Emails to and from government officials concerning government business are public records.

 However, in Summerfield, a request for those records, submitted in June for emails, has become the center of a controversy – just as this type of request has in the past. 

Those seeking to get the information say that the town is dragging its feet and may never meet the request.

Several Summerfield town officials, in recent years, have said that they feel that one group of town residents overburden town officials with sweeping records requests.

The latest conflict comes because the Town of Summerfield has yet to grant a request made on June 16.  At that time, Don Wendelken, under the name of his local newspaper – Summerfield Scoop – requested email communications between the town manager, the Town Council and the town attorney from June 8 to June 12. 

Wendelken’s request asked for the emails pertaining to the town’s Unified Development Ordinance and a proposed text amendment to that ordinance.

Wendelken told the Rhino Times that it’s now August and he still hasn’t seen the information.  By state law, local governments are supposed to provide public records as soon as possible.  Wendelken said he wants the records in order to learn more about a proposed residential project by Summerfield farmer and developer David Couch.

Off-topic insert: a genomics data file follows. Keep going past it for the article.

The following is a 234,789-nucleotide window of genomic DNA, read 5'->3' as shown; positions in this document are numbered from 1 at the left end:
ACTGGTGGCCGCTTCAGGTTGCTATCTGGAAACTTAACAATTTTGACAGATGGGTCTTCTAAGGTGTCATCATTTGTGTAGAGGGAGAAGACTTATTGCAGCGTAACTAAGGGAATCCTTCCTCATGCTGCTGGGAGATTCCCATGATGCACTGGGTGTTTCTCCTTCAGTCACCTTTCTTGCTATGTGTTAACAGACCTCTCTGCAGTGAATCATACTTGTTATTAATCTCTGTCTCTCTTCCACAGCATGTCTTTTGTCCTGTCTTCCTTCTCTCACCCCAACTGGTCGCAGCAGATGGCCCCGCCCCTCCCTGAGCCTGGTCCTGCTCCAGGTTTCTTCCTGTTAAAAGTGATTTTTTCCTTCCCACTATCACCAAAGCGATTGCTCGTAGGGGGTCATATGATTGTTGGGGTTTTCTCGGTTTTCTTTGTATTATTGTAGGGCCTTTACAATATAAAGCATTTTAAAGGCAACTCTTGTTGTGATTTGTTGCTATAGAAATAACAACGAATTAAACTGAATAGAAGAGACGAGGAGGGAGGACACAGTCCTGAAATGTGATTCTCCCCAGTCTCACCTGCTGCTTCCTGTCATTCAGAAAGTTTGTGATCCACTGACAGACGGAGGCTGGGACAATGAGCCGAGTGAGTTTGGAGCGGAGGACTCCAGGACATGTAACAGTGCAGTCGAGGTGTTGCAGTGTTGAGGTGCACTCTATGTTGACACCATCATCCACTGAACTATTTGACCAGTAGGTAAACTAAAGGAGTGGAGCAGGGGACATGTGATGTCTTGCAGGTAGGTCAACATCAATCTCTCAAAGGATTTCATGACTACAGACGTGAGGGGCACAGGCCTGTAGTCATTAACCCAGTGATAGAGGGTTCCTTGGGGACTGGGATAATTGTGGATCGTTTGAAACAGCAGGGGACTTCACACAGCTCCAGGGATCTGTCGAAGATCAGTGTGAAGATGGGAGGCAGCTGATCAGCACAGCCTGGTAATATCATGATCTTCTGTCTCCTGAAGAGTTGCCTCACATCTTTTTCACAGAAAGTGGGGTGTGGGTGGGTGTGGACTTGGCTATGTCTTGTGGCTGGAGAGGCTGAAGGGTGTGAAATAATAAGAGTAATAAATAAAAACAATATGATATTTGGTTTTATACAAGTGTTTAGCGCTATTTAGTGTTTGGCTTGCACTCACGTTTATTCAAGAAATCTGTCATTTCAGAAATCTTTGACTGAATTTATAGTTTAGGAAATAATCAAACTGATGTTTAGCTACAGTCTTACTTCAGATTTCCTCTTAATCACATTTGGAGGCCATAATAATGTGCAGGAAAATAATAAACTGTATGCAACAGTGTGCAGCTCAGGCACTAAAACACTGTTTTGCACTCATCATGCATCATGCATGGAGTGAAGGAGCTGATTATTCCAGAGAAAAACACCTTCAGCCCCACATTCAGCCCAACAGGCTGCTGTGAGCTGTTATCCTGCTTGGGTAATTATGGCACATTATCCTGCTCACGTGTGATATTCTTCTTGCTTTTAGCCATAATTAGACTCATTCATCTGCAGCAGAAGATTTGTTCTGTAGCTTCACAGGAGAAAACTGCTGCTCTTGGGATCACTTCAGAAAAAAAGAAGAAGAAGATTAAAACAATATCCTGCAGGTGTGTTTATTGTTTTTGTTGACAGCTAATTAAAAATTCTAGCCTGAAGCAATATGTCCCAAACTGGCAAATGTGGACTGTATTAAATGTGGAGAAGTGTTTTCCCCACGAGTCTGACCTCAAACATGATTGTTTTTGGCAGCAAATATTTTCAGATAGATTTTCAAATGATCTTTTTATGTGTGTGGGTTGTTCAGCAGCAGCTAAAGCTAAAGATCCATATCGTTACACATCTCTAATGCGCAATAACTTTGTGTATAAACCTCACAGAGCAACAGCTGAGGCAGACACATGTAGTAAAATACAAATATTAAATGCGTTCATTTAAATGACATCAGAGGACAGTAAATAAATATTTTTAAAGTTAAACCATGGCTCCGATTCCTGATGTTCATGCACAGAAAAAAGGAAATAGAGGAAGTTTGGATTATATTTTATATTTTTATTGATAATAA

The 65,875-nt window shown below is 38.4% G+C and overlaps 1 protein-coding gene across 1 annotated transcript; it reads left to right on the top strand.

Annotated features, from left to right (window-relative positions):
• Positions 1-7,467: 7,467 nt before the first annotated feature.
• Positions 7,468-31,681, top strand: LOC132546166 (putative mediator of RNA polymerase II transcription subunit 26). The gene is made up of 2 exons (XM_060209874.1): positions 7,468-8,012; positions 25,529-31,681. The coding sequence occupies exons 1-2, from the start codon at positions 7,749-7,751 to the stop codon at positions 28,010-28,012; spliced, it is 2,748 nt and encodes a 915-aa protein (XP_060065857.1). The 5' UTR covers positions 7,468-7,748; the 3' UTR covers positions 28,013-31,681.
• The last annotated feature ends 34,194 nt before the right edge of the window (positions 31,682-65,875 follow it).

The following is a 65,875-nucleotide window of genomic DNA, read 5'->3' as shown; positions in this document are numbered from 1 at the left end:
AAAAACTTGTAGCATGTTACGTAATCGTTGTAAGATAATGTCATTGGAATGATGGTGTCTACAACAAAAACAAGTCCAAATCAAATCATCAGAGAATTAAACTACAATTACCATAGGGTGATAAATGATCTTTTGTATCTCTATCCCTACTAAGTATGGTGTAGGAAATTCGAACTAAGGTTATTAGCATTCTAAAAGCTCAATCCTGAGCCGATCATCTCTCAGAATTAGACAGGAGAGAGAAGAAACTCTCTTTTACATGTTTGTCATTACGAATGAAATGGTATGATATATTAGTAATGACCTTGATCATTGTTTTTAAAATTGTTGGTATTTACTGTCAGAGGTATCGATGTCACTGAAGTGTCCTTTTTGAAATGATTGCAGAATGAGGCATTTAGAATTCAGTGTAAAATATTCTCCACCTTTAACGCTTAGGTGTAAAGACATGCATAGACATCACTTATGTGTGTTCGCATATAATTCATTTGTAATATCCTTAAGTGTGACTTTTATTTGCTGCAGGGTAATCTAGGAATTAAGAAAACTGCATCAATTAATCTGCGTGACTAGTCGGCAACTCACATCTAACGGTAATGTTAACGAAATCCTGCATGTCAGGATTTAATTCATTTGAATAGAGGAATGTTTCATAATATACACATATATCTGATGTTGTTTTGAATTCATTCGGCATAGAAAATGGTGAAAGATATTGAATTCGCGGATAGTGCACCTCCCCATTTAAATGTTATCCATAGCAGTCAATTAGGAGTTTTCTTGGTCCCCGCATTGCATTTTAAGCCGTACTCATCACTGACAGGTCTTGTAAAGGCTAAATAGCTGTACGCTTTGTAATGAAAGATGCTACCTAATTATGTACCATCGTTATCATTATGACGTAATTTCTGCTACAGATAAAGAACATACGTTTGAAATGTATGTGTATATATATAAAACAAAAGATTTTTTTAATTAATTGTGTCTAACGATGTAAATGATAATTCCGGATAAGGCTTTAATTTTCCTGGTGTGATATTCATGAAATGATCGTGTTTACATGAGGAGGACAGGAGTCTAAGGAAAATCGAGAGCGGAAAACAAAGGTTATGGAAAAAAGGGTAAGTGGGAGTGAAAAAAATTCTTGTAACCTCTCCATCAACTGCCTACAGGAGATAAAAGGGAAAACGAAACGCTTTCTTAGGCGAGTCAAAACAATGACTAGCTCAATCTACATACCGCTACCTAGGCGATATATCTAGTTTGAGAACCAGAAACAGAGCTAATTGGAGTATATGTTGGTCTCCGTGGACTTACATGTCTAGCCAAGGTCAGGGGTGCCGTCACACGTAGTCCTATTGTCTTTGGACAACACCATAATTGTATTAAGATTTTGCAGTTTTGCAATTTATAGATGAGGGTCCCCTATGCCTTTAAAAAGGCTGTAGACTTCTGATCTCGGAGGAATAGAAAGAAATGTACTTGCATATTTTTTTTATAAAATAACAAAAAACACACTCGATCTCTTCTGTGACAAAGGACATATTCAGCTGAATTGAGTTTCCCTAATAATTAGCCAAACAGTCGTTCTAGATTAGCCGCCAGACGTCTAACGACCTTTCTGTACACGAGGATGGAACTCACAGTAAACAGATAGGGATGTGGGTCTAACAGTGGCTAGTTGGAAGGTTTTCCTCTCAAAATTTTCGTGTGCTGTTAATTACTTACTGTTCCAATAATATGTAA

Wendelken said that, usually, the only way he can get info from town officials is by prying it from them through threats of legal action. 

Recently, Wendelken wrote again to Summerfield Town Manager Scott Whitaker and town councilmembers.

“Sadly, Scott, you seem to be ignoring my request,” Wendelken wrote.  “Do we need to go through mediation again? It seems like lawsuits are the only way to get your attention? You create problems by waiting and saying you are too busy taking care of other important town business. Can a responsible council member stand up to Scott and remind him he works for you and the citizens, please.”

Wendelken’s email also said that he knows it takes a little time to review emails but he added, “Do your job, Scott!” 

This has been a prominent theme in the past as well. Citizens in Summerfield making public records request for records experiencing long delays or being asked to pay hundreds of dollars for staff time before a public record is provided.

In the past, Summerfield Mayor BJ Barnes has said – about similar instances – that the town has a small staff but that staff constantly gets inundated with public records requests.  He said staff often has to work overtime to fill the massive requests.

One thing that often slows down a public records request is the need for a government attorney to go through and redact any personnel issue information or other information that is legitimately protected by the state’s laws.

Wendelken said his request only covered specific emails for a short period of time and it’s been three months since he made it.  He said town officials may have ulterior motives for not releasing the information to the public.